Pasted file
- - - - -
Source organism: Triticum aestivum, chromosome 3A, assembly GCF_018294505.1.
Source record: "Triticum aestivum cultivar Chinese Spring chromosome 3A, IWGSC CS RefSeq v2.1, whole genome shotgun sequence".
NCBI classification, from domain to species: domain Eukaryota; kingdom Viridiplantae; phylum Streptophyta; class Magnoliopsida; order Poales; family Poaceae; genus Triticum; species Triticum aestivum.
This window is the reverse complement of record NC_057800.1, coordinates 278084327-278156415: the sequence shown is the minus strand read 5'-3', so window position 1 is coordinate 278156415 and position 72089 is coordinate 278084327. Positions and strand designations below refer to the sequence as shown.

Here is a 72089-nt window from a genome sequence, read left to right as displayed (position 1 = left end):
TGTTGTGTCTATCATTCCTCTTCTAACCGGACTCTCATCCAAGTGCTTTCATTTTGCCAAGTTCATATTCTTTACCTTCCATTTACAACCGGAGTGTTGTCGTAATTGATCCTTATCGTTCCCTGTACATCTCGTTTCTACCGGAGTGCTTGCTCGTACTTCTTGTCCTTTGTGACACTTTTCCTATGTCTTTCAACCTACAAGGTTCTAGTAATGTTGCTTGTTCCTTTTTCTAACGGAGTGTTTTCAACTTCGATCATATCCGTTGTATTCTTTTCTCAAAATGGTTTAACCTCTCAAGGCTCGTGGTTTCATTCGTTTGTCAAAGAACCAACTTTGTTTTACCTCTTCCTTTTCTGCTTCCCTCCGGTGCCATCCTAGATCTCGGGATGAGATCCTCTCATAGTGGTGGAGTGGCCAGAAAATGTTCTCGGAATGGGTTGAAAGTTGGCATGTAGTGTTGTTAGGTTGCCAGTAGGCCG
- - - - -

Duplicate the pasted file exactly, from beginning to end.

Source organism: Triticum aestivum, chromosome 3A, assembly GCF_018294505.1.
Source record: "Triticum aestivum cultivar Chinese Spring chromosome 3A, IWGSC CS RefSeq v2.1, whole genome shotgun sequence".
NCBI classification, from domain to species: domain Eukaryota; kingdom Viridiplantae; phylum Streptophyta; class Magnoliopsida; order Poales; family Poaceae; genus Triticum; species Triticum aestivum.
This window is the reverse complement of record NC_057800.1, coordinates 278084327-278156415: the sequence shown is the minus strand read 5'-3', so window position 1 is coordinate 278156415 and position 72089 is coordinate 278084327. Positions and strand designations below refer to the sequence as shown.

Here is a 72089-nt window from a genome sequence, read left to right as displayed (position 1 = left end):
TGTTGTGTCTATCATTCCTCTTCTAACCGGACTCTCATCCAAGTGCTTTCATTTTGCCAAGTTCATATTCTTTACCTTCCATTTACAACCGGAGTGTTGTCGTAATTGATCCTTATCGTTCCCTGTACATCTCGTTTCTACCGGAGTGCTTGCTCGTACTTCTTGTCCTTTGTGACACTTTTCCTATGTCTTTCAACCTACAAGGTTCTAGTAATGTTGCTTGTTCCTTTTTCTAACGGAGTGTTTTCAACTTCGATCATATCCGTTGTATTCTTTTCTCAAAATGGTTTAACCTCTCAAGGCTCGTGGTTTCATTCGTTTGTCAAAGAACCAACTTTGTTTTACCTCTTCCTTTTCTGCTTCCCTCCGGTGCCATCCTAGATCTCGGGATGAGATCCTCTCATAGTGGTGGAGTGGCCAGAAAATGTTCTCGGAATGGGTTGAAAGTTGGCATGTAGTGTTGTTAGGTTGCCAGTAGGCCG